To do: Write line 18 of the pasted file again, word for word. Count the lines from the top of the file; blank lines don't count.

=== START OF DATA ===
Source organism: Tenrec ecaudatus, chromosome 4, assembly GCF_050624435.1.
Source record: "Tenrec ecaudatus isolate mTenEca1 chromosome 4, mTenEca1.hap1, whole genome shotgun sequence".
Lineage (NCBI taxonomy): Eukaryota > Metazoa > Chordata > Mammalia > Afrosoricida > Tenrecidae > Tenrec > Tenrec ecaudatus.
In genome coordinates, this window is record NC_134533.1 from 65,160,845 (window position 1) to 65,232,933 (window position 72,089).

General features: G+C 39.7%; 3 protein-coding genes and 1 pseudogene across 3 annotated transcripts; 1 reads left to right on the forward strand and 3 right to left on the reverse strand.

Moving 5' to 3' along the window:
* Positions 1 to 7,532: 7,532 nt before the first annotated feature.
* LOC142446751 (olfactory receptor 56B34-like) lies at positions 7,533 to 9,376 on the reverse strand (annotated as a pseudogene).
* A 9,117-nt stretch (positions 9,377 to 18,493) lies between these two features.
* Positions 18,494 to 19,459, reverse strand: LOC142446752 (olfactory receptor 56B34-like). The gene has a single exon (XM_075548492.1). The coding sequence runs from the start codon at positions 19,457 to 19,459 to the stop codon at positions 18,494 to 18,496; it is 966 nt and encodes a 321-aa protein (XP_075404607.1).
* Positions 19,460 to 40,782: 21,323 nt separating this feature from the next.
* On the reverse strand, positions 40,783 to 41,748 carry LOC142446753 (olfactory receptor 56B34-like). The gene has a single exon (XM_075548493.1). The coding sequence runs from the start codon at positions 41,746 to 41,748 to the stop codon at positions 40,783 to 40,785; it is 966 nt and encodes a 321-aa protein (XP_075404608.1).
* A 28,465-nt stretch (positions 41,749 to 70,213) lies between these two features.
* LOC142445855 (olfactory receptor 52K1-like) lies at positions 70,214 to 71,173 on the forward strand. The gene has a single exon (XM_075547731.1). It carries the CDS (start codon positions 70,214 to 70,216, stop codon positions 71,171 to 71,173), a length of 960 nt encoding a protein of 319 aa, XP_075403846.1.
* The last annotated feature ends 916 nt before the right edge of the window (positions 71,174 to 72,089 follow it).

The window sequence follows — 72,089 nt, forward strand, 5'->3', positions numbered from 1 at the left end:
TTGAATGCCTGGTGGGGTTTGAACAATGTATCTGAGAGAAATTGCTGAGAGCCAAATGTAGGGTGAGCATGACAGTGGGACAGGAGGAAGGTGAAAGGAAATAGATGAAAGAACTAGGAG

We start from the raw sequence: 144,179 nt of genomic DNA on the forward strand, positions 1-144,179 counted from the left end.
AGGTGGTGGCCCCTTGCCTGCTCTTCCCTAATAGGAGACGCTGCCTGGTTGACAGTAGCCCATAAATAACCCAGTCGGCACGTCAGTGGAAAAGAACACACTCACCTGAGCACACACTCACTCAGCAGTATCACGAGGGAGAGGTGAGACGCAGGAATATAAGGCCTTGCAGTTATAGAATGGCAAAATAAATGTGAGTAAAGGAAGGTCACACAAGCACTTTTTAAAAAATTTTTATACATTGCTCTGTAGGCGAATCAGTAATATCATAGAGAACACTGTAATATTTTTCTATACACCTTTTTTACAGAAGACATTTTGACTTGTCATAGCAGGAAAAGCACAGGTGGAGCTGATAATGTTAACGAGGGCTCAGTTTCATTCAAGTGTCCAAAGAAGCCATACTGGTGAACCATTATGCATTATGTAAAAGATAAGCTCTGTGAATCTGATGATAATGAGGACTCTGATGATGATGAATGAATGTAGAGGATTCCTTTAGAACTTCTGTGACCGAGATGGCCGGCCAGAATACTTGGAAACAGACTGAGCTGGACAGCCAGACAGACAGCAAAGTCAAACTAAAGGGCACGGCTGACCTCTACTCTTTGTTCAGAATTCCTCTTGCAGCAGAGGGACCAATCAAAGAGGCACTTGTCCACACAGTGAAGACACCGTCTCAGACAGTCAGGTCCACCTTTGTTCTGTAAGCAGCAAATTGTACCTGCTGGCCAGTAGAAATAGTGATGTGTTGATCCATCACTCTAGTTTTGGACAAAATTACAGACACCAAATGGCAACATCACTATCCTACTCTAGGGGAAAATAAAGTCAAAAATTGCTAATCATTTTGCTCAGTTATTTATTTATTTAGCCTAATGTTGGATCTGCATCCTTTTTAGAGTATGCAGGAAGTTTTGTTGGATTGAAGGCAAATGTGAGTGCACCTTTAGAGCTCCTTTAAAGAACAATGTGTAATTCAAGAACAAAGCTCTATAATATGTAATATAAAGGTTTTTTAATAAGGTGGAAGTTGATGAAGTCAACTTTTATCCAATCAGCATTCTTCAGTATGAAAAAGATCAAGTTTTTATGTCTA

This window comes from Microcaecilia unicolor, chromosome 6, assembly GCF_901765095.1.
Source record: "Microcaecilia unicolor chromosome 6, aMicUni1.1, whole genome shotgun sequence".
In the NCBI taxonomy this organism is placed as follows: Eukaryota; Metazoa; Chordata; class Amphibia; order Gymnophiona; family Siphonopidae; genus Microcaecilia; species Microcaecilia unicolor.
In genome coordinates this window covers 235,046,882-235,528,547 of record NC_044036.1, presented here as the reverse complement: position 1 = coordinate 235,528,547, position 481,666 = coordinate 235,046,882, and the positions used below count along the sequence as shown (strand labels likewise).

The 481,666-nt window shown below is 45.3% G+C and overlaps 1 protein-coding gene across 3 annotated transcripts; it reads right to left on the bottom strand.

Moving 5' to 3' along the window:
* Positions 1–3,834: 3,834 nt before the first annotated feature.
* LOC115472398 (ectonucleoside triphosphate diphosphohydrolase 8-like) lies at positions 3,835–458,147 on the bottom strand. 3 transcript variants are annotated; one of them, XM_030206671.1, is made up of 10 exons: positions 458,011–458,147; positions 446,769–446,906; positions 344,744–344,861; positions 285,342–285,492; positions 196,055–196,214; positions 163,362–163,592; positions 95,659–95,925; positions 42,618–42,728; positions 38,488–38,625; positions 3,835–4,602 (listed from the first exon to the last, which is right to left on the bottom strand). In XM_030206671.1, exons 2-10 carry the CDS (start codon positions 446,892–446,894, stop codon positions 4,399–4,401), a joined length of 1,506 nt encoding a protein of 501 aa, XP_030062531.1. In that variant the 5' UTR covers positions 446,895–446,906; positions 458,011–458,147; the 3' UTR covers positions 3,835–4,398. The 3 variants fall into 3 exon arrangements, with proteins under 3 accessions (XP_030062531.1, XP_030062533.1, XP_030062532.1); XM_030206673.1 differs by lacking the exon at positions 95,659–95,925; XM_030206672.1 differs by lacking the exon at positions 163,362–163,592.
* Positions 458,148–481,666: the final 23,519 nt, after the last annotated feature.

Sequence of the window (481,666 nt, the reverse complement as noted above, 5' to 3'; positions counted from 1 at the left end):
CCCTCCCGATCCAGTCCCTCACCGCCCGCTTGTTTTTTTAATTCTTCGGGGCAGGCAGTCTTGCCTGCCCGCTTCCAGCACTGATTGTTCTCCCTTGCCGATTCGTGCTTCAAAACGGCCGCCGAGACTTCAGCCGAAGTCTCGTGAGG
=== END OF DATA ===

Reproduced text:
We start from the raw sequence: 144,179 nt of genomic DNA on the forward strand, positions 1-144,179 counted from the left end.